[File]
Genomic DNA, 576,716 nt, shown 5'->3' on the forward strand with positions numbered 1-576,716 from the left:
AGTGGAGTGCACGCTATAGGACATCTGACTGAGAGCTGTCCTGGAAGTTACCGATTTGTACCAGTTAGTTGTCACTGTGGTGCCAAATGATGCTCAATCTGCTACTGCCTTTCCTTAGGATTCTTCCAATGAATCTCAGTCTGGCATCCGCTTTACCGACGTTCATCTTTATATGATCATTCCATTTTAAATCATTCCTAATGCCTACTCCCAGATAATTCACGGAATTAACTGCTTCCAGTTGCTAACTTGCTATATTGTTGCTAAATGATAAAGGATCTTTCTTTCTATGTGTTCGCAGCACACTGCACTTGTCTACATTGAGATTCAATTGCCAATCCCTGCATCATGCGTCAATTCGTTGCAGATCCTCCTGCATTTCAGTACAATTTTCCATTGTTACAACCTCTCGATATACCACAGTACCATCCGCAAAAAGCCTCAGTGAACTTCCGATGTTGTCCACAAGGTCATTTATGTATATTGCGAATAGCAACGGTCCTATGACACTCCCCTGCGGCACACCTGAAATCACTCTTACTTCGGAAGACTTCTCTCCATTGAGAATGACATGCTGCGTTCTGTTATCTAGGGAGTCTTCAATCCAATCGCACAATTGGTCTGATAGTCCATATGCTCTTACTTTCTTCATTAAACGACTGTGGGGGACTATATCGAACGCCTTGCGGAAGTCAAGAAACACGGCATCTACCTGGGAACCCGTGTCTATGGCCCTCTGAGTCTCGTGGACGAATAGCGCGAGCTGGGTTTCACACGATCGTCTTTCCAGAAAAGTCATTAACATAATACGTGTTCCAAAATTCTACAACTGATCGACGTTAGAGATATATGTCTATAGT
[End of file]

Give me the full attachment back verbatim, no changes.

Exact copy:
Genomic DNA, 576,716 nt, shown 5'->3' on the forward strand with positions numbered 1-576,716 from the left:
AGTGGAGTGCACGCTATAGGACATCTGACTGAGAGCTGTCCTGGAAGTTACCGATTTGTACCAGTTAGTTGTCACTGTGGTGCCAAATGATGCTCAATCTGCTACTGCCTTTCCTTAGGATTCTTCCAATGAATCTCAGTCTGGCATCCGCTTTACCGACGTTCATCTTTATATGATCATTCCATTTTAAATCATTCCTAATGCCTACTCCCAGATAATTCACGGAATTAACTGCTTCCAGTTGCTAACTTGCTATATTGTTGCTAAATGATAAAGGATCTTTCTTTCTATGTGTTCGCAGCACACTGCACTTGTCTACATTGAGATTCAATTGCCAATCCCTGCATCATGCGTCAATTCGTTGCAGATCCTCCTGCATTTCAGTACAATTTTCCATTGTTACAACCTCTCGATATACCACAGTACCATCCGCAAAAAGCCTCAGTGAACTTCCGATGTTGTCCACAAGGTCATTTATGTATATTGCGAATAGCAACGGTCCTATGACACTCCCCTGCGGCACACCTGAAATCACTCTTACTTCGGAAGACTTCTCTCCATTGAGAATGACATGCTGCGTTCTGTTATCTAGGGAGTCTTCAATCCAATCGCACAATTGGTCTGATAGTCCATATGCTCTTACTTTCTTCATTAAACGACTGTGGGGGACTATATCGAACGCCTTGCGGAAGTCAAGAAACACGGCATCTACCTGGGAACCCGTGTCTATGGCCCTCTGAGTCTCGTGGACGAATAGCGCGAGCTGGGTTTCACACGATCGTCTTTCCAGAAAAGTCATTAACATAATACGTGTTCCAAAATTCTACAACTGATCGACGTTAGAGATATATGTCTATAGT